Monthly Archives: October 2021

Charlottesville to hold forum on climate vulnerability on October 25

Charlottesville’s efforts to create a Climate Adaptation Plan move forward this month with a community forum to get input on potential threats from more extreme weather patterns. The October 25 event will be the first steps for the city to complete a Climate Vulnerability Assessment. 

“As part of the city’s climate action effort, it has committed to developing a plan to reduce greenhouse gas emissions and to prepare and respond to our changing climate,” said Susan Elliott, the city’s climate protection program manager.

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Charlottesville EDA reauthorizes performance agreement for Friendship Court

The Charlottesville Economic Development Authority has reauthorized a performance agreement with the Piedmont Housing Alliance for a loan for the redevelopment of Friendship Court. Piedmont Housing Alliance would pay the money back through the incremental tax revenue the city would get from a more intense residential development. Here’s Economic Development Director Chris Engel. (staff report)

“Typically, our performance agreements are done to encourage business development, job creation, capital investment that creates office space or an industrial building,” Engel said. “In this case, the public good if you will is the rehabilitation and addition of not public housing, but affordable housing that would be owned and managed on a long term basis by the Piedmont Housing Alliance.” 

The city is currently considering using this tool to finance improvements to Stribling Avenue. This is also the same mechanism that was proposed by the owner of the skeleton Landmark hotel. 

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Charlottesville Comprehensive Plan hearing tonight

The seven-member Charlottesville Planning Commission and the five-member Charlottesville City Council will hold a public hearing tonight on the Comprehensive Plan, the second task performed by Rhodeside & Harwell as part of the Cville Plans Together initiative. That includes a Future Land Use Map which increases residential density across most of the city.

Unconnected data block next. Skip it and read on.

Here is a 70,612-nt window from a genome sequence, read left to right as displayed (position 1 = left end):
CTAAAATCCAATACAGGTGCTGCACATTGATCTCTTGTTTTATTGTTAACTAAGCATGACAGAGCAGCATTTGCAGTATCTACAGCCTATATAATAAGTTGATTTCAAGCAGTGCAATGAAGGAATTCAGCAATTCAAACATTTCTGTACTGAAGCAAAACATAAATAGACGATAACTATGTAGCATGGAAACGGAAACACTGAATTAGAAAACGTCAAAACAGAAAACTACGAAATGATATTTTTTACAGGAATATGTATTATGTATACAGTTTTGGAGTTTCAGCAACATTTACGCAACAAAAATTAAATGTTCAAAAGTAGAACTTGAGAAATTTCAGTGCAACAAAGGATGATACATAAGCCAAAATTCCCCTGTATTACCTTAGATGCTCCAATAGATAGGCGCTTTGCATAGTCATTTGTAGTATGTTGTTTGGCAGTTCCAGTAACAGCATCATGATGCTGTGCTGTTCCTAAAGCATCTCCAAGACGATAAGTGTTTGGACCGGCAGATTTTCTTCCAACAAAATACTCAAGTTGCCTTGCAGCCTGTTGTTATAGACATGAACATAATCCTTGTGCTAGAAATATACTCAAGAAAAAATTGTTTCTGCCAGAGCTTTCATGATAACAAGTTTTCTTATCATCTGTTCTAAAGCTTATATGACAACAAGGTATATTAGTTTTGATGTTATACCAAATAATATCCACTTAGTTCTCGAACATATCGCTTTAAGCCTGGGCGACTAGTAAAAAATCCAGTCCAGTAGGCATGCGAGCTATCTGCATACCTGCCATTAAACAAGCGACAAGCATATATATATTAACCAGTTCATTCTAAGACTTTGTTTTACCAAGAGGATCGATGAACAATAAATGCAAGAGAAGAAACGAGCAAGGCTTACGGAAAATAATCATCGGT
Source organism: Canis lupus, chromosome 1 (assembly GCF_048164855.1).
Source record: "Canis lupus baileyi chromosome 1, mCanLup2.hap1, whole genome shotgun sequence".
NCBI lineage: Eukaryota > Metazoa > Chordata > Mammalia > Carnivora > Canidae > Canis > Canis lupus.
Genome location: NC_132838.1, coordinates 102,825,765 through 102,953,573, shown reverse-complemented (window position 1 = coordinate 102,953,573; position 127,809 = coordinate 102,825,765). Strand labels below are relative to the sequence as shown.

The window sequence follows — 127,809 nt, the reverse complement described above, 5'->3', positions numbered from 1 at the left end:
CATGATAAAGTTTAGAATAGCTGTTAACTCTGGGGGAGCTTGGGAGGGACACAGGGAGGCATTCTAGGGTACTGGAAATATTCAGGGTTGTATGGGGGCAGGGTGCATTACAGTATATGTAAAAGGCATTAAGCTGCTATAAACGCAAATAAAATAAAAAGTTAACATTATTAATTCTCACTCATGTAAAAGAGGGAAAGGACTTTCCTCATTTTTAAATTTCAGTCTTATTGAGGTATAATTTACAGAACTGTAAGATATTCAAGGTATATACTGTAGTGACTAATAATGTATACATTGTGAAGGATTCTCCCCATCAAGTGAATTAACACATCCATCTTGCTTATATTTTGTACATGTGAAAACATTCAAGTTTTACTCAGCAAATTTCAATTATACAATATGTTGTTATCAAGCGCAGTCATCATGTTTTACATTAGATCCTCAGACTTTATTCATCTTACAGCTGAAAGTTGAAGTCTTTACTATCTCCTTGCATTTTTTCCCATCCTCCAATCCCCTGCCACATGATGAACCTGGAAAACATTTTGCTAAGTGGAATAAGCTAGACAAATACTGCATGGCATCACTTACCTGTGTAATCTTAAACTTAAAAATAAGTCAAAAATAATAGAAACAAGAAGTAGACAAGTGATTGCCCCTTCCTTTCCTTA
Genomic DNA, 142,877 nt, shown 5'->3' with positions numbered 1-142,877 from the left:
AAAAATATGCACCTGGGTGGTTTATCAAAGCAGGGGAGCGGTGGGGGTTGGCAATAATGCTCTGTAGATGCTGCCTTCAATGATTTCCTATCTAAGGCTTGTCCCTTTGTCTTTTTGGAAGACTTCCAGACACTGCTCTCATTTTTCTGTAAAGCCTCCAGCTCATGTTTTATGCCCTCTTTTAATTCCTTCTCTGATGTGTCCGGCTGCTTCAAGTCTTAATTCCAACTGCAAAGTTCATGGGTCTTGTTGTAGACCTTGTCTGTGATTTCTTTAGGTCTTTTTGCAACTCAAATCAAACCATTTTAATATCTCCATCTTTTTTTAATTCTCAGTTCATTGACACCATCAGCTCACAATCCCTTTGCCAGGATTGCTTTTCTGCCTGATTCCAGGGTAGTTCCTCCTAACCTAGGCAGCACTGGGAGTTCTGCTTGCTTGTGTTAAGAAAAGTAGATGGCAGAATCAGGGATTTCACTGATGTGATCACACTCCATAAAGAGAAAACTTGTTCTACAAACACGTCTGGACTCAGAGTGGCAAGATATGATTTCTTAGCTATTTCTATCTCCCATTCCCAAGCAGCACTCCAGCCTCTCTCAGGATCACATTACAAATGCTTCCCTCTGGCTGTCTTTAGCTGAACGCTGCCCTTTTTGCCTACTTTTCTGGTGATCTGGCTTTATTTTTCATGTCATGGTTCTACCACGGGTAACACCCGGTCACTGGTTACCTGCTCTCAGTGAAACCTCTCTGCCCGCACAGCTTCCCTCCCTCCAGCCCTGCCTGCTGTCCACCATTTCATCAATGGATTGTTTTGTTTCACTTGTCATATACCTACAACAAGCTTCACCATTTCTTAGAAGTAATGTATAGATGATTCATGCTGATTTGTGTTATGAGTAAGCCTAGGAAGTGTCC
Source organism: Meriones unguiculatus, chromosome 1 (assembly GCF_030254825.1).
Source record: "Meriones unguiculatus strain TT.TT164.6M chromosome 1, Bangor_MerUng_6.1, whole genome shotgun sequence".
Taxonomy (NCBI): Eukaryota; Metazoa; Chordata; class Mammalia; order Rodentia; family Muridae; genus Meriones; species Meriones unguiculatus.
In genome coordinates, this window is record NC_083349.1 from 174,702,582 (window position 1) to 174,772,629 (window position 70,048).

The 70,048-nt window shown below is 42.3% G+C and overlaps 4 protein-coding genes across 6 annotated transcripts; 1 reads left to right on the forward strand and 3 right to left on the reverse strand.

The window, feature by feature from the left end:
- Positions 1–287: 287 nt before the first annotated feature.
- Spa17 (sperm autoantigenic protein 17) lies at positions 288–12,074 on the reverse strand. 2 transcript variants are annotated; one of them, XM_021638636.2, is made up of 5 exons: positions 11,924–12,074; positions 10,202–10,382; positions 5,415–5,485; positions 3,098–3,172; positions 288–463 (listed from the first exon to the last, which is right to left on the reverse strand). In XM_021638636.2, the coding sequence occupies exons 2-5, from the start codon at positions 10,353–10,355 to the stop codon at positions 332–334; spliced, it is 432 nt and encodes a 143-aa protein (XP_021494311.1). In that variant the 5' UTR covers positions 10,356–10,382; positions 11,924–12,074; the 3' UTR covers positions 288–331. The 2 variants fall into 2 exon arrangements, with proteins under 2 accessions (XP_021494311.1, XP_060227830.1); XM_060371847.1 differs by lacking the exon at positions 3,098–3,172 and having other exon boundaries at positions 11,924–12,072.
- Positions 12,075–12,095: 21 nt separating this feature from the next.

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General Atomics to rent in 3-Twenty-3

Another tenant has been announced for the new 3-Twenty-3 building in downtown Charlottesville. General Atomics Commonwealth Computer Research will lease just under 50,000 square feet in the building.

“With projects ranging from optimizing the world’s largest container port to predicting future asymmetric warfare events, CCRi has no shortage of experience in diverse client expectations,” reads a description of the company on their website

The 3-Twenty-3 building is being developed by Insite Properties and marketed by Cushman & Wakefield | Thalhimer. A press release describes the building as a five-story office building on top of a four-story, 200 space parking garage. 

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First official roadside memorial unveiled in Charlottesville

There are several makeshift memorials to people who died in crashes on 5th Street Extended in Charlottesville. Yesterday, a city-sanctioned memorial to Quintus Brooks was unveiled with a family ceremony. Brooks died on October 1, 2020 and yesterday would have been his birthday. 

“A new application process is being launched for roadside memorials at the site of deaths resulting from automobile, bicycle or pedestrian accidents that occur on public streets within the City of Charlottesville,” said city Communications Director Brian Wheeler in an email announcing the event.

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Virginia Redistricting Commission Chair appears to quit during meeting

The Virginia Redistricting Commission met for nearly six hours yesterday and failed to reach consensus on a new legislative maps to submit to the General Assembly.  The future of the group is in doubt.